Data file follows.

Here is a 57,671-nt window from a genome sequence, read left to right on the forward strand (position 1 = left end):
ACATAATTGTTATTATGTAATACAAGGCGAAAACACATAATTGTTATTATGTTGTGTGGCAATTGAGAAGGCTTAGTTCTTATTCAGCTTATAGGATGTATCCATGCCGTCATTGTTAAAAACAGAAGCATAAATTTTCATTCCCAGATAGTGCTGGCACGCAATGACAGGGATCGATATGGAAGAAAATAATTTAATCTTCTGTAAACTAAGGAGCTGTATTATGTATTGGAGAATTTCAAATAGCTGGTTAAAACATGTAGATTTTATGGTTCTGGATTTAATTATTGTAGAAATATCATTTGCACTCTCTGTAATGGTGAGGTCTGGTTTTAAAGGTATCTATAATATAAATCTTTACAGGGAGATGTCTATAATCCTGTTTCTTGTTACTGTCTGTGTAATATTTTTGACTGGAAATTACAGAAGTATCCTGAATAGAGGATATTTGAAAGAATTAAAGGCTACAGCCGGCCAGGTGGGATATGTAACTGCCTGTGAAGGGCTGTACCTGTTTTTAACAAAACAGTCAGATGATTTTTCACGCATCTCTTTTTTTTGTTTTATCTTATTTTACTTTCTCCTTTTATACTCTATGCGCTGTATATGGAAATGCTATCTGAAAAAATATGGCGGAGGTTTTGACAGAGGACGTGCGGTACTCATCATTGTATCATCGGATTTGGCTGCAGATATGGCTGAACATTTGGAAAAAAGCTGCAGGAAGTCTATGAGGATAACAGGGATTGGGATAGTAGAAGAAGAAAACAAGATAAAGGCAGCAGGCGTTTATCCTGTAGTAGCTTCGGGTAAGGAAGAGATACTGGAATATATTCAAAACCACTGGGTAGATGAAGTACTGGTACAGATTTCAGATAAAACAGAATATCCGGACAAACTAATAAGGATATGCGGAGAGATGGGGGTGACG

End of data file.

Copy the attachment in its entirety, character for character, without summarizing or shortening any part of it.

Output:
Here is a 57,671-nt window from a genome sequence, read left to right on the forward strand (position 1 = left end):
ACATAATTGTTATTATGTAATACAAGGCGAAAACACATAATTGTTATTATGTTGTGTGGCAATTGAGAAGGCTTAGTTCTTATTCAGCTTATAGGATGTATCCATGCCGTCATTGTTAAAAACAGAAGCATAAATTTTCATTCCCAGATAGTGCTGGCACGCAATGACAGGGATCGATATGGAAGAAAATAATTTAATCTTCTGTAAACTAAGGAGCTGTATTATGTATTGGAGAATTTCAAATAGCTGGTTAAAACATGTAGATTTTATGGTTCTGGATTTAATTATTGTAGAAATATCATTTGCACTCTCTGTAATGGTGAGGTCTGGTTTTAAAGGTATCTATAATATAAATCTTTACAGGGAGATGTCTATAATCCTGTTTCTTGTTACTGTCTGTGTAATATTTTTGACTGGAAATTACAGAAGTATCCTGAATAGAGGATATTTGAAAGAATTAAAGGCTACAGCCGGCCAGGTGGGATATGTAACTGCCTGTGAAGGGCTGTACCTGTTTTTAACAAAACAGTCAGATGATTTTTCACGCATCTCTTTTTTTTGTTTTATCTTATTTTACTTTCTCCTTTTATACTCTATGCGCTGTATATGGAAATGCTATCTGAAAAAATATGGCGGAGGTTTTGACAGAGGACGTGCGGTACTCATCATTGTATCATCGGATTTGGCTGCAGATATGGCTGAACATTTGGAAAAAAGCTGCAGGAAGTCTATGAGGATAACAGGGATTGGGATAGTAGAAGAAGAAAACAAGATAAAGGCAGCAGGCGTTTATCCTGTAGTAGCTTCGGGTAAGGAAGAGATACTGGAATATATTCAAAACCACTGGGTAGATGAAGTACTGGTACAGATTTCAGATAAAACAGAATATCCGGACAAACTAATAAGGATATGCGGAGAGATGGGGGTGACG